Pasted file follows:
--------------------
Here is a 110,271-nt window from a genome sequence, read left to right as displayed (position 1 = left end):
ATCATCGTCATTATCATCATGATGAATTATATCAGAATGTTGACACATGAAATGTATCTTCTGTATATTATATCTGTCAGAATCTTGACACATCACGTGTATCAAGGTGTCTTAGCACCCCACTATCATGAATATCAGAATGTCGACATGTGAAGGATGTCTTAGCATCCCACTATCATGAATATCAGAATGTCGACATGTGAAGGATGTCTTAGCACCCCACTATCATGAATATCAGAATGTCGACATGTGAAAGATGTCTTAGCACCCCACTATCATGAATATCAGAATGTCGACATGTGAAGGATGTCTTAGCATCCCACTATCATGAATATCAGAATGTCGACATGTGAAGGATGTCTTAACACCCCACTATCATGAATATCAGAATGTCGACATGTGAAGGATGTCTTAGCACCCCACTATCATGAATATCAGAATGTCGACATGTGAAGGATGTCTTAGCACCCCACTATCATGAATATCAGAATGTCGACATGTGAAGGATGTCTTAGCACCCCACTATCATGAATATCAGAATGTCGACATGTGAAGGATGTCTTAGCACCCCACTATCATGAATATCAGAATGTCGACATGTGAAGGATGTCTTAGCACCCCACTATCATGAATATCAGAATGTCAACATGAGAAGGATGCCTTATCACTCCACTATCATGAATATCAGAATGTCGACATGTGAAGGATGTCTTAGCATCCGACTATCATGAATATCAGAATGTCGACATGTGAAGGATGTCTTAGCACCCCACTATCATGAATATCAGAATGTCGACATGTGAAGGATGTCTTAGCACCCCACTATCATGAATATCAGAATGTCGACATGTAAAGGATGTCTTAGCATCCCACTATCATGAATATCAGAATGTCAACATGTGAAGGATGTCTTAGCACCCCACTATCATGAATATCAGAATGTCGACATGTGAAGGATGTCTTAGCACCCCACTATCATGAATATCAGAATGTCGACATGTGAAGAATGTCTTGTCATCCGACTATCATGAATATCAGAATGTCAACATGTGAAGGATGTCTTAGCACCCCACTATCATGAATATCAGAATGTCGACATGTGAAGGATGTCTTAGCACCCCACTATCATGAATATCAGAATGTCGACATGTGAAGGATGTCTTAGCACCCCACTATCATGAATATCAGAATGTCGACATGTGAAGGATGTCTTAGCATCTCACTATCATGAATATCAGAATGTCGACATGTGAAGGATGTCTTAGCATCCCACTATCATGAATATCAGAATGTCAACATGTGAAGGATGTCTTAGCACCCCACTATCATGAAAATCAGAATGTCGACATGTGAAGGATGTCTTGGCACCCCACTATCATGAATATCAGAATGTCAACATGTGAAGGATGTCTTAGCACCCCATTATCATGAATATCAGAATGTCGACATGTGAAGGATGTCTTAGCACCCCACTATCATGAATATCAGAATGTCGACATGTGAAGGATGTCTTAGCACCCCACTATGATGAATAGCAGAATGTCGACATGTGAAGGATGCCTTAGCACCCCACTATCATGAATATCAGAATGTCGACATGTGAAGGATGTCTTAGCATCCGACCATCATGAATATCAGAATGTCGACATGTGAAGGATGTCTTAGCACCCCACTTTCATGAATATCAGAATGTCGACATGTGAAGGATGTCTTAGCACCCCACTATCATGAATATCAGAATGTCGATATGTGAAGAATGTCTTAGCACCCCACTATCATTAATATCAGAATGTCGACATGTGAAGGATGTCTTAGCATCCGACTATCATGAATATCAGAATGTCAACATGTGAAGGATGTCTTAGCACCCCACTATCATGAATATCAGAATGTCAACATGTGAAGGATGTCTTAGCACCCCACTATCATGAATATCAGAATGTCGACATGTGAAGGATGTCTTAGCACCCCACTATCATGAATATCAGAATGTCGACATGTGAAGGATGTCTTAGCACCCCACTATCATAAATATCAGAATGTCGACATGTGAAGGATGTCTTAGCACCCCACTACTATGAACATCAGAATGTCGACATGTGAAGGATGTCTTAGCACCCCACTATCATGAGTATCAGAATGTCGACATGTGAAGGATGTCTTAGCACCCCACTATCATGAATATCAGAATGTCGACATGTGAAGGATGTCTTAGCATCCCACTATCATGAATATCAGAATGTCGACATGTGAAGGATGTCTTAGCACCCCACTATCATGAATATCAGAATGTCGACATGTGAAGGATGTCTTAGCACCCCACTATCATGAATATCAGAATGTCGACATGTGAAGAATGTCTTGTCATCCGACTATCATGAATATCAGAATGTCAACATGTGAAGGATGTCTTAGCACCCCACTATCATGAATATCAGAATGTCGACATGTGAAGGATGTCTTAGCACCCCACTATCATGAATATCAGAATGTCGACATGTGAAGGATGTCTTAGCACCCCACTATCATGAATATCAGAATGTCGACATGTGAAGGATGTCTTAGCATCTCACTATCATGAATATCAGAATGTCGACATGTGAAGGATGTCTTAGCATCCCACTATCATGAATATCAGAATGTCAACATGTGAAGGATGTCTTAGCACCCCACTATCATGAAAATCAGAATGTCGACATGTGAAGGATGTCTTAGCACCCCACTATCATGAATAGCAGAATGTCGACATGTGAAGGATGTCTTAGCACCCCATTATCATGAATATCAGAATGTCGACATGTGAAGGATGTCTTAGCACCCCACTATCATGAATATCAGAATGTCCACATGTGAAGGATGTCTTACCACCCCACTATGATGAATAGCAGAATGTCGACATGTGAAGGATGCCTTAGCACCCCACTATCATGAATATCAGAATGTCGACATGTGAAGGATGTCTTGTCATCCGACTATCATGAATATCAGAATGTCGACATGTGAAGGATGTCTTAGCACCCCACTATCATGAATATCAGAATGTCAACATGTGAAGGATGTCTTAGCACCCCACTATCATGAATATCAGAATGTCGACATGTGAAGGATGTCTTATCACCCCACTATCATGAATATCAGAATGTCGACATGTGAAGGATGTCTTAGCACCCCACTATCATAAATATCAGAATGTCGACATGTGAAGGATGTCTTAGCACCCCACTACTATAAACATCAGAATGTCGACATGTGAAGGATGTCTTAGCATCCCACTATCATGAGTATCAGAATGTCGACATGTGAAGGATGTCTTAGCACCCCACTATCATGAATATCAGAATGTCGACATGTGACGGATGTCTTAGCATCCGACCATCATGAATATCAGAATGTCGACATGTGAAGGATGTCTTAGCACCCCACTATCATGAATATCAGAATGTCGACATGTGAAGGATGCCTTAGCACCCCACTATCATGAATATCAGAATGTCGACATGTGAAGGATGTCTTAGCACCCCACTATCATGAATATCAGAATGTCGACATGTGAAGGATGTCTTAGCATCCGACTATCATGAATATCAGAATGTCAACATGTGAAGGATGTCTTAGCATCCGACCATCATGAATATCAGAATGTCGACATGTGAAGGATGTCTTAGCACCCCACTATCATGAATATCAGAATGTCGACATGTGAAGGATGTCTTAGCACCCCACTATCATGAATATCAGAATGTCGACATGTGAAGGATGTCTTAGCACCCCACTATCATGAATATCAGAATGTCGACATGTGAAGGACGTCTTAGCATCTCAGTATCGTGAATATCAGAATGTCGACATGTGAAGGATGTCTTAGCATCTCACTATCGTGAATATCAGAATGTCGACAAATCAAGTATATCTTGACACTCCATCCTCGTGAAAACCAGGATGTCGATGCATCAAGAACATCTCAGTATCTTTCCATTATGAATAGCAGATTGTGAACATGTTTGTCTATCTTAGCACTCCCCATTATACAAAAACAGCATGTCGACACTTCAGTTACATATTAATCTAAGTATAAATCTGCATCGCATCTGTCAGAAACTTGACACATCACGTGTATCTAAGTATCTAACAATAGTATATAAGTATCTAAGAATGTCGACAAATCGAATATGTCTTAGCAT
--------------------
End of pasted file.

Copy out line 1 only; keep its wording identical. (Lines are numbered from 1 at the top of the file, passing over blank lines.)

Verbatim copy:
Here is a 110,271-nt window from a genome sequence, read left to right as displayed (position 1 = left end):